You might even say it was a case in which I did actually learn my lesson.

I have lunch duty with another new teacher (although she did a fair amount of substitute teaching before this year and has had more classroom experience than I, in addition to living in the district and knowing a lot of the students already), and it is an interesting experience. It’s mostly been fun (like watching basketball), but there are pitfalls.

I should say this first: I teach at a combination junior/senior high. It’s not merely that two buildings are combined with two different administrators – our principal handles all of the students from 7-12, and we are in one single building for all of it. (And even then, we have fewer students than many high schools.) As a result of this, we do not really properly have a freshman class (although grade 9 is considered high school and are called freshmen): we have something more like a super-8th grade class.

What I mean by this is that the freshmen still interact quite a bit with the junior high students, and they are also in the same lunch period with the 7th and 8th graders. So whereas freshmen in any conventional school would be at the bottom of the barrel, here they are the kings of the castle, at least in many contexts.

As it turns out, the lunchroom is one such place, and in particular, the freshman boys have pulled their weight to monopolize the basketball court (of which we only have one) from both younger students and from the girls more generally. The other teacher (we’ll call her Mrs. C) and I have noticed this, and we decided last week to take measures by having alternating days: girls get the basketball one day, boys the next, and so forth. This was enacted while I was gone, and the boys adapted somewhat, creating their own sort of basketball-esque game with a volleyball and pipes on our wall. And lo and behold, girls came out of the woodwork to play basketball.

Okay, there’s the background. I came into lunch today feeling pretty good, and Mrs. C came in…well, not in as good a mood. She was understandably irritated with dealing with argumentative freshmen trying to pull their weight, and she managed not to help matters much by lecturing students who were late and telling them that she would count them tardy. We’ve never done this, and some many of the students flipped out and questioned why on earth they should be counted tardy for lunch, which “isn’t even a real class.” And to make matters worse, some of the freshman boys started whining about the new basketball setup and changes we had made to make things more equitable.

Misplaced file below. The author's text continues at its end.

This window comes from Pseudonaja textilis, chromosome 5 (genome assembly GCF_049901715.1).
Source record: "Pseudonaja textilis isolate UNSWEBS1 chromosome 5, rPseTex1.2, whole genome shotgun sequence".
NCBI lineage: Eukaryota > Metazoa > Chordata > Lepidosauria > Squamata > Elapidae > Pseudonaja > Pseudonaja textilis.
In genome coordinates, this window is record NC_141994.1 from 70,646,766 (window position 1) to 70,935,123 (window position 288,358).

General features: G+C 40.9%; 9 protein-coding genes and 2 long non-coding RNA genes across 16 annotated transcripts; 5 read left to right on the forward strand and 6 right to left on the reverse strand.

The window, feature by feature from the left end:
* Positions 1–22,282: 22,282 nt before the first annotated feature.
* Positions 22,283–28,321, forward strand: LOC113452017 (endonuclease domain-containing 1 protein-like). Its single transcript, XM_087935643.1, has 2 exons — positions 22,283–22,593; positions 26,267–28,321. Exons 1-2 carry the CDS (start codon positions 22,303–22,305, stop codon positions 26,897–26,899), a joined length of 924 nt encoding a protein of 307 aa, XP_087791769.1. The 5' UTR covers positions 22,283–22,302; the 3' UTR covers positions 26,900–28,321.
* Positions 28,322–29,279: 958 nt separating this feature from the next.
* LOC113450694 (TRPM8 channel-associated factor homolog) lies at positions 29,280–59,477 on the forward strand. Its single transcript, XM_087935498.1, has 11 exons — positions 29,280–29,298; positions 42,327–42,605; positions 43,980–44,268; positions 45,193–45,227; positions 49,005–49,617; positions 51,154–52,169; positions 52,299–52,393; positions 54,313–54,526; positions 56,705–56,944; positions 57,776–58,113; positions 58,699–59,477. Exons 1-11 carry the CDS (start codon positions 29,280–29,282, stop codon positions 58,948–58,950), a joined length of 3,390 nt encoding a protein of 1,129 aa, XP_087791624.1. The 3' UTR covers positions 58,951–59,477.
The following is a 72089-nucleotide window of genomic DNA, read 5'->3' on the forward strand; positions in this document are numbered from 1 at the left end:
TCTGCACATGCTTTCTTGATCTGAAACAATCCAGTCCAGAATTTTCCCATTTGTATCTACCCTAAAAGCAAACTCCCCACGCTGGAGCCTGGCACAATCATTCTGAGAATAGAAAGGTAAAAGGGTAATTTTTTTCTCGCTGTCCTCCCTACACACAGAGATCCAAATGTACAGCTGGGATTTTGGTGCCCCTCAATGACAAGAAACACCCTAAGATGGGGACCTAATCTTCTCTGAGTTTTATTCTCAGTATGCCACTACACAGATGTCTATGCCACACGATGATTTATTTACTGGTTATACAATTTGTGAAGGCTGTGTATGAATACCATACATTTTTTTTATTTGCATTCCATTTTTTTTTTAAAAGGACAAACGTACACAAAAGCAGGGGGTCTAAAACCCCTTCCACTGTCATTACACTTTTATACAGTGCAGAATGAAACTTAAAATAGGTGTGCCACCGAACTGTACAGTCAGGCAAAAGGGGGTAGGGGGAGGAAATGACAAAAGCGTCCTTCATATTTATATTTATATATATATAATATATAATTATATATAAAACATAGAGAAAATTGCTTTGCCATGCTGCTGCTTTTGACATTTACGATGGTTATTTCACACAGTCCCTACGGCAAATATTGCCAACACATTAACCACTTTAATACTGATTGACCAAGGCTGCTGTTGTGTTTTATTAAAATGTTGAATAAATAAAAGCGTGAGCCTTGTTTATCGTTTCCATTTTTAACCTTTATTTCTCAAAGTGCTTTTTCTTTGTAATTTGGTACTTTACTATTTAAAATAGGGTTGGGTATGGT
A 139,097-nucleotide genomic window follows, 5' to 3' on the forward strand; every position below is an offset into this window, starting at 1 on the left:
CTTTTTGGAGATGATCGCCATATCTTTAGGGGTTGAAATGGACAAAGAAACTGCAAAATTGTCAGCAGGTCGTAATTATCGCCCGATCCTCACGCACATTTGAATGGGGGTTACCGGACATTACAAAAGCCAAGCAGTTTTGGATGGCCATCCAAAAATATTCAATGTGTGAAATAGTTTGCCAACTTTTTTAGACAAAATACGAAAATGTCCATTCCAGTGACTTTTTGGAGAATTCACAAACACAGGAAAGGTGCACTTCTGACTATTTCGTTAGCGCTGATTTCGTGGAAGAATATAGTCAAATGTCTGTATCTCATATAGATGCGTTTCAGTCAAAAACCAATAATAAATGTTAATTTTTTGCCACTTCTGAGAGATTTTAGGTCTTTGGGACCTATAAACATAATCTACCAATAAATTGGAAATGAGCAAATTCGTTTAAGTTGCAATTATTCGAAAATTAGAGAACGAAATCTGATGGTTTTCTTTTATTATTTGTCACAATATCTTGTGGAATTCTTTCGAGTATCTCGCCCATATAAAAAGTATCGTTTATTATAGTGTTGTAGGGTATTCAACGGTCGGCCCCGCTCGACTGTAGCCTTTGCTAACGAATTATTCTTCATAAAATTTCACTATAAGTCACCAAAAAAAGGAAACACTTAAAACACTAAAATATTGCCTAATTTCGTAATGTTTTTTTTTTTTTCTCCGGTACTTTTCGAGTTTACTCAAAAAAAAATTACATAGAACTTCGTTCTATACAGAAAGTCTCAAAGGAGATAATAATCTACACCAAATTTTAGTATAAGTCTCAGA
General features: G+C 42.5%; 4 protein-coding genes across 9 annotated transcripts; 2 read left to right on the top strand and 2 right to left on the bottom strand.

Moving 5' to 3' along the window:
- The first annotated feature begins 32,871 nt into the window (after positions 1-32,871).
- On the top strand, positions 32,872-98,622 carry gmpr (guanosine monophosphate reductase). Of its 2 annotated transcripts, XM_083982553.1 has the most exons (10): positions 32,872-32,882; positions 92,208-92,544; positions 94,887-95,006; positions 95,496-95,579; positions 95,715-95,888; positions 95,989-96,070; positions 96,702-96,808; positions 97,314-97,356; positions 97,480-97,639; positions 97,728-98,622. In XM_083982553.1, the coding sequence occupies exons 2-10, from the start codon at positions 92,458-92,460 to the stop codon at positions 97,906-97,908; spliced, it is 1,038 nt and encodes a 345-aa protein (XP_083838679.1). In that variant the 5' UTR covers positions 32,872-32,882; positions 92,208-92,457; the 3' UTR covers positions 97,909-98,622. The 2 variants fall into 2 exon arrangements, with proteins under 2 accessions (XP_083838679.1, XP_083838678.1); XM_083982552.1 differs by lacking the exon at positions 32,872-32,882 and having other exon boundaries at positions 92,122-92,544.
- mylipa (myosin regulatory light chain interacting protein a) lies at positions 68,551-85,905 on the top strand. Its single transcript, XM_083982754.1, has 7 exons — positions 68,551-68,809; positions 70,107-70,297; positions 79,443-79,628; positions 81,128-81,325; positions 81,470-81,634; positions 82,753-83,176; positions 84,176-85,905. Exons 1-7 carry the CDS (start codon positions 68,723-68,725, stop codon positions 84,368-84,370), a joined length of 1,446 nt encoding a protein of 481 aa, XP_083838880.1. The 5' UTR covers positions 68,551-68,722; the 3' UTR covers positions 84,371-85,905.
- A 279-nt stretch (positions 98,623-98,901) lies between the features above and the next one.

Now I can understand being frustrated – I’ve been there – but it looked to me like things were getting more tense rather than calmed down. And I had a Zen moment of sorts: Why not just tell them why we’re doing these things?

And I did: I told the boys that they had been monopolizing the court and that other people deserved to play. They didn’t take it well.

But as I walked by another group of freshmen girls, one asked me, “Who makes these stupid rules, anyway?” She was referring to being on time to lunch and notifying Mrs. C or me about needing to leave (bathroom, get a soda, etc.), and I again, in my cool and collected mood, told them in a roundabout way about in loco parentis – the teacher’s legal obligation that means that we are essentially standing in for our students’ parents while they are in our care – and why we in turn have to keep track of students because of liability concerns. (One response from a student: “Does this mean you can make me eat my food?”)

The best part: They got it! They weren’t exceptionally happy about it, but they understood, and it de-escalated the situation. I was amazed that it worked, and I even gave some gentle advice (claiming no real wisdom in the matter) to Mrs. C about the situation. I think something good came out of it.

So, on this Friday afternoon, here’s to you, James Nehring: Maybe you’ve got something here, after all. I’m sorry I doubted you.

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